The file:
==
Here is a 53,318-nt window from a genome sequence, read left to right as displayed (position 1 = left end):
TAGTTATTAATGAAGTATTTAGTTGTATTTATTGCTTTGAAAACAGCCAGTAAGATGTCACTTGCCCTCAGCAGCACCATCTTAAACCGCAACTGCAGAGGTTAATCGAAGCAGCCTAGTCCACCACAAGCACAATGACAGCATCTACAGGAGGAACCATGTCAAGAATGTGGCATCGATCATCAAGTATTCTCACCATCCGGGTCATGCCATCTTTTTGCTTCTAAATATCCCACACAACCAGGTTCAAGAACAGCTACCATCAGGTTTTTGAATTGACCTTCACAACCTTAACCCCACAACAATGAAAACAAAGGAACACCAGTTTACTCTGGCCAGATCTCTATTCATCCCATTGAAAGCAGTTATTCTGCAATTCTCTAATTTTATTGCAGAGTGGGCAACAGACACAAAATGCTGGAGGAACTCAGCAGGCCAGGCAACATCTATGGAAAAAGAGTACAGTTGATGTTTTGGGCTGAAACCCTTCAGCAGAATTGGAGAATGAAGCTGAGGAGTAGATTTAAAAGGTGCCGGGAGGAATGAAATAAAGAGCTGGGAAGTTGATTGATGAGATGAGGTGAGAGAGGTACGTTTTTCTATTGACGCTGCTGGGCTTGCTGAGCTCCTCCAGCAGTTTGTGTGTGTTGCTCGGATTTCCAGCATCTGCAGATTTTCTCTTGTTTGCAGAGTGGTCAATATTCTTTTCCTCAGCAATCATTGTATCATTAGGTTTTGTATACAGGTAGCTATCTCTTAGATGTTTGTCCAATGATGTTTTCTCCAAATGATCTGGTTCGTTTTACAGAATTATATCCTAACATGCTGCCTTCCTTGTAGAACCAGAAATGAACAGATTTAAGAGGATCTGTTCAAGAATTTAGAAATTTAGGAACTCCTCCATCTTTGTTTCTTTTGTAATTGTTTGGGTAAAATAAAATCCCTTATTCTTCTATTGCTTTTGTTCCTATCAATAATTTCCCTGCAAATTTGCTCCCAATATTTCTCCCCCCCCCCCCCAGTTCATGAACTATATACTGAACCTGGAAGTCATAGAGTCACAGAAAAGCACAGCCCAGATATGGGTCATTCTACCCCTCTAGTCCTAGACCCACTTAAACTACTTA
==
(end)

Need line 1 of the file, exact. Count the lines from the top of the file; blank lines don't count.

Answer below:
Here is a 53,318-nt window from a genome sequence, read left to right as displayed (position 1 = left end):